Another year, another Silverdocs. For me, a non-prolific blogger and an even less prolific film fest traveler, it was one of two major doc festivals I'll get to this year (the other one being Full Frame, which I wrote about a few months ago).
Now in its sixth year, Silverdocs has been the DC-area festival which has refused to be relegated to a status of regional or local festival. In fact, it has aspired from the start to have a broader impact as one of the A-List festivals (or at least A-List for documentaries). In this, it has succeeded, drawing thousands of submissions from around the world and putting together a sidebar conference which draws industry from both the local suspects (Discovery Networks, National Geographic, PBS, and CPB) and the key players in New York, Los Angeles, and worldwide (though this year, the conference had far less representation from overseas than in past years, choosing instead to focus on a new strand for educators).
The film festival continues to draw audiences in droves through a combination of film premieres, films which have gotten buzz from earlier plays at key festivals like Sundance, IDFA, and Tribeca, creative programs (like outdoor screenings), and doing an amazing job of having most of the filmmakers (and indeed, many of the main characters in the films) available for Q&A. It is this last point which is so key, especially for those of us who lead busy lives and need as much incentive as possible to head to a theater for a screening. The opportunity to interact with the creative minds and subjects of the films is what makes festivals stand out from regular theatrical screenings. Some in the film community are mourning the loss of theatrical release as a viable distribution method for many documentary films and the fact that film festivals are often serving as a substitute for theatrical release. While I understand the concerns over lost revenue to filmmakers, it is the interactivity which is only possible at a film festival which will drive more viewers to the theater. Indeed, there are some films which are best appreciated on a large screen. But when they are relegated to the smallest theater of the corporate art houses (like Landmark) or must be seen in a dilapidated repertory theater with maybe 10 people in the audience, I wonder sometimes if I'd have a better experience at home. Thankfully seeing a film in AFI's Silver Theatre with a full house abuzzing with excitement and the promise of a good Q&A is what makes Silverdocs worth taking a week's vacation in my hometown to attend every year.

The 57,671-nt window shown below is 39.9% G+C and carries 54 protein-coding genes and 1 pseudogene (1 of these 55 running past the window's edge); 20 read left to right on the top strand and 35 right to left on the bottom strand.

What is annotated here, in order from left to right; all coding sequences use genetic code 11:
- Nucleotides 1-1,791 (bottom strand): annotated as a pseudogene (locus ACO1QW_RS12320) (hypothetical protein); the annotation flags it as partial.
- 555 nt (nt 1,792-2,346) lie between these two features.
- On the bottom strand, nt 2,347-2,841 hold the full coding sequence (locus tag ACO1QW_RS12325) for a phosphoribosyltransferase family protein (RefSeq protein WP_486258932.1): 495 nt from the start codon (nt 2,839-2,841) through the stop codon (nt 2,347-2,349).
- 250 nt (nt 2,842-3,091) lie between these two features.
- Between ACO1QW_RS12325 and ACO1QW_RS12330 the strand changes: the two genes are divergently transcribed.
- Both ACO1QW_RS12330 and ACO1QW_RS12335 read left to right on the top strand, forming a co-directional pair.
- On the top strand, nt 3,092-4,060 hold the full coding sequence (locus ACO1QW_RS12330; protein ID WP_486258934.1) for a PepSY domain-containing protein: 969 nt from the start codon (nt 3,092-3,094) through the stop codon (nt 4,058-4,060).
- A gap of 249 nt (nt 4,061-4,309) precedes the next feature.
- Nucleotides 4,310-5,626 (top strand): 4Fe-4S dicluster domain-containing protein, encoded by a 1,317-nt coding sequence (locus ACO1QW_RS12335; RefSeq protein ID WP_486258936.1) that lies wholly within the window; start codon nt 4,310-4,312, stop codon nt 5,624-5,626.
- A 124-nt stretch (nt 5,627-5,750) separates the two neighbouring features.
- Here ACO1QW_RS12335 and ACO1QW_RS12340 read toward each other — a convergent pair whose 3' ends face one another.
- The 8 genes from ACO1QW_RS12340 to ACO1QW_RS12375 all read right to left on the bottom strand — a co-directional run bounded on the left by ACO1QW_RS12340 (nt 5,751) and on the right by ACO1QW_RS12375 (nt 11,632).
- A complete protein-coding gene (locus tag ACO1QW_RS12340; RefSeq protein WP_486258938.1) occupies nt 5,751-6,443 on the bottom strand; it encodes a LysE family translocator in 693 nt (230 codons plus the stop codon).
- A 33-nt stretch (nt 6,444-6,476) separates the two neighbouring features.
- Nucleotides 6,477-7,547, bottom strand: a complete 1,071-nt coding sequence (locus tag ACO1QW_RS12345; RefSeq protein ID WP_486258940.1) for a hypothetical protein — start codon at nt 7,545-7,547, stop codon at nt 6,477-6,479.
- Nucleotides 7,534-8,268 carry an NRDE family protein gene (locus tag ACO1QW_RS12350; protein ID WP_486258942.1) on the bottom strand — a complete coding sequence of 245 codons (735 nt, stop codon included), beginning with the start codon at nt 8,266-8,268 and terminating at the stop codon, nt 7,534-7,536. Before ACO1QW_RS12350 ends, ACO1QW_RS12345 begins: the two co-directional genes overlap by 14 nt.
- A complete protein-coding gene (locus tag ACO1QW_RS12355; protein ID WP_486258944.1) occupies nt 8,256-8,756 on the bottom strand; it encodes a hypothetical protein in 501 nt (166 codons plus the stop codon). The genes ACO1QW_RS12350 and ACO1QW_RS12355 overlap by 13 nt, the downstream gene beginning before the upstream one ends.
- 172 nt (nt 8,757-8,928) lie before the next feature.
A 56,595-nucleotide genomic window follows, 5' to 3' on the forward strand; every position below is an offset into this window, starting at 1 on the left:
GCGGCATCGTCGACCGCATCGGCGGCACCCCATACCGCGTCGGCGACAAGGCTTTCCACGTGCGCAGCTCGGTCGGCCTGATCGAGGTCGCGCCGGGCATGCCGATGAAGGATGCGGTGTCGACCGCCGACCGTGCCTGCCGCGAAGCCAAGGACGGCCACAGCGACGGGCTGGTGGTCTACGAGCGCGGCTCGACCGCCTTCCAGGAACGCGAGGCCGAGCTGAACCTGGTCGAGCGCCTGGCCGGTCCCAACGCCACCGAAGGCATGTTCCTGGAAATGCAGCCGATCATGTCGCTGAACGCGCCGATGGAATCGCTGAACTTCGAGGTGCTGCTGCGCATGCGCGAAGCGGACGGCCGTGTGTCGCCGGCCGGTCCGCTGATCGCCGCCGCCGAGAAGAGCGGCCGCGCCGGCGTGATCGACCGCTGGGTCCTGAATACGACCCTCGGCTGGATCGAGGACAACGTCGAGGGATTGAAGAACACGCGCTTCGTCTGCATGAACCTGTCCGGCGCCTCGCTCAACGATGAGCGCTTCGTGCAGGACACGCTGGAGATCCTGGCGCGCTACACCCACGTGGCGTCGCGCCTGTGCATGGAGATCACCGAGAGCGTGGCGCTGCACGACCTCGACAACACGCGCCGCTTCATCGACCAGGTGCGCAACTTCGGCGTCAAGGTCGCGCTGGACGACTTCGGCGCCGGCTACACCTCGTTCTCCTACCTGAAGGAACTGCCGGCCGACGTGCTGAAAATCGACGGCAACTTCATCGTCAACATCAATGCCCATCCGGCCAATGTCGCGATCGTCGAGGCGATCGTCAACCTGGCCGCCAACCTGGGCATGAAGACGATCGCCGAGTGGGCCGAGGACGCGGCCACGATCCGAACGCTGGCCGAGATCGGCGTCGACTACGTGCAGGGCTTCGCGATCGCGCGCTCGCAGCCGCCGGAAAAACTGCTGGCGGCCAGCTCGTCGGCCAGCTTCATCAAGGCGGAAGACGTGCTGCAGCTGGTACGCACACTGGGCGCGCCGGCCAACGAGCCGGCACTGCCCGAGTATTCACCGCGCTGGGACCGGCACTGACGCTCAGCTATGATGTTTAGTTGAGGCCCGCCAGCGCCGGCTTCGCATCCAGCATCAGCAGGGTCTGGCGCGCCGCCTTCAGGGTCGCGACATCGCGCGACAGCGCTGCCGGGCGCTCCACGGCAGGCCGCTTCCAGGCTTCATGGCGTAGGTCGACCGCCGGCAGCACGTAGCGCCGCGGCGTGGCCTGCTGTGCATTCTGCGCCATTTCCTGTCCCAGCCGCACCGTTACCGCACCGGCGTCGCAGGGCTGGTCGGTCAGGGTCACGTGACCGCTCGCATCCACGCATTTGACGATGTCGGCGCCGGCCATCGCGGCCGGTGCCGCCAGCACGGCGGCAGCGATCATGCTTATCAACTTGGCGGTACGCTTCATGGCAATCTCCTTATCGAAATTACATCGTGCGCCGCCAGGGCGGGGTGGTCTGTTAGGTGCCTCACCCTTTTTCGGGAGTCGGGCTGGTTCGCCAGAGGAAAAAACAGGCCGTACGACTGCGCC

I found a lot of things were much improved this year. The decision by the programmers to hold passholder-only screenings (to ensure passholders do not get shut out of films) was a great idea. Not requiring passholders to get tickets for screenings was, on the one hand, a great thing to reduce inconvenience, but made it impossible for the passholder to decide how to split up the screenings (for example, inviting a spouse or friend to attend a screening now meant they had to buy a separate ticket rather than take one of the 10 passholders had been given in past years). But, all in all, a great system where I didn't get shut out of a single film.
And yippeee, the Cinema Lounge was back in its rightful place just around the corner from the theaters, allowing for ease of access and a much more hub-bubby atmosphere. With the exception of a downpour on Opening Night, the weather cooperated too -- though out-of-towners could have done with warnings about DC summer dress necessities of layers -- since theaters often felt a 30-50 degrees cooler than the air on the street.
And I always find Silverdocs an opportunity to see the ever-changing face of Silver Spring. Those who have read my comments from past years know that I am a big booster for the place since I grew up there, lived most of my 20s there, and have my own mixed feelings about its development now that I could never even hope to afford living there. Hearing visiting film folks referring to the streets in the immediate vicinity of the theater as reminding them of the Grove in Los Angeles (the open-air shopping center which has dwarfed the historic Farmer's Market) would surely make my late father -- a long-time Silver Spring anti-development advocate and former Los Angeleno, roll in his grave. But I was proud of a few filmmakers -- led by the Energy King Sandi Dubowski -- who ventured further afield in search of downtown Silver Spring's amazingly diverse dining options. And, even in the Grove-like fake mainstreet of former real street Ellsworth Avenue, it was a joy to see the life of what is still one of the most diverse communities in the DC area: kids playing in the fountain, teenagers hanging out at night, and humans of all colors, classes, and backgrounds sharing a space in real life, real time, not just on the screen.
Gosh, I haven't even begun to collect my thoughts on the films and conference. But I have a lot to say. Next up, my thoughts on the films...